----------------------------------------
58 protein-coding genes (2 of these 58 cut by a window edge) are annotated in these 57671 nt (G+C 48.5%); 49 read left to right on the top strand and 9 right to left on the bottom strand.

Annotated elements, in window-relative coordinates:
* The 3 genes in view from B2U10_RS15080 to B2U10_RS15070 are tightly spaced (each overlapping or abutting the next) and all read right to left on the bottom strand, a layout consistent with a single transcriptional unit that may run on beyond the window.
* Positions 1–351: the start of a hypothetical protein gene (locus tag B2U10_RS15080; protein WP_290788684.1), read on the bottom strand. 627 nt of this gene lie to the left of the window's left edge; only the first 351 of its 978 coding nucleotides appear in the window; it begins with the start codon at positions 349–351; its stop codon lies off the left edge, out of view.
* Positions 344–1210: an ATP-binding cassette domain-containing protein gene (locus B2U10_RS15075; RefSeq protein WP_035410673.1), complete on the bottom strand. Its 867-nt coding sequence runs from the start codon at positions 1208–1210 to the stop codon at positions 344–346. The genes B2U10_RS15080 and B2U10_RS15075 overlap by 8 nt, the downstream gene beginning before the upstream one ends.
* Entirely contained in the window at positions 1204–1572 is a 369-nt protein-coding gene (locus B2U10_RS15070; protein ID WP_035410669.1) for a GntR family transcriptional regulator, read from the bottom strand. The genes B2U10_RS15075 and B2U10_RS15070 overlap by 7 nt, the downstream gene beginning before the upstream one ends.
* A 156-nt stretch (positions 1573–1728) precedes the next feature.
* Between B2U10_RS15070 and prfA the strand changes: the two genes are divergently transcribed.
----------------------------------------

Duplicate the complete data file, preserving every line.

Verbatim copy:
58 protein-coding genes (2 of these 58 cut by a window edge) are annotated in these 57671 nt (G+C 48.5%); 49 read left to right on the top strand and 9 right to left on the bottom strand.

Annotated elements, in window-relative coordinates:
* The 3 genes in view from B2U10_RS15080 to B2U10_RS15070 are tightly spaced (each overlapping or abutting the next) and all read right to left on the bottom strand, a layout consistent with a single transcriptional unit that may run on beyond the window.
* Positions 1–351: the start of a hypothetical protein gene (locus tag B2U10_RS15080; protein WP_290788684.1), read on the bottom strand. 627 nt of this gene lie to the left of the window's left edge; only the first 351 of its 978 coding nucleotides appear in the window; it begins with the start codon at positions 349–351; its stop codon lies off the left edge, out of view.
* Positions 344–1210: an ATP-binding cassette domain-containing protein gene (locus B2U10_RS15075; RefSeq protein WP_035410673.1), complete on the bottom strand. Its 867-nt coding sequence runs from the start codon at positions 1208–1210 to the stop codon at positions 344–346. The genes B2U10_RS15080 and B2U10_RS15075 overlap by 8 nt, the downstream gene beginning before the upstream one ends.
* Entirely contained in the window at positions 1204–1572 is a 369-nt protein-coding gene (locus B2U10_RS15070; protein ID WP_035410669.1) for a GntR family transcriptional regulator, read from the bottom strand. The genes B2U10_RS15075 and B2U10_RS15070 overlap by 7 nt, the downstream gene beginning before the upstream one ends.
* A 156-nt stretch (positions 1573–1728) precedes the next feature.
* Between B2U10_RS15070 and prfA the strand changes: the two genes are divergently transcribed.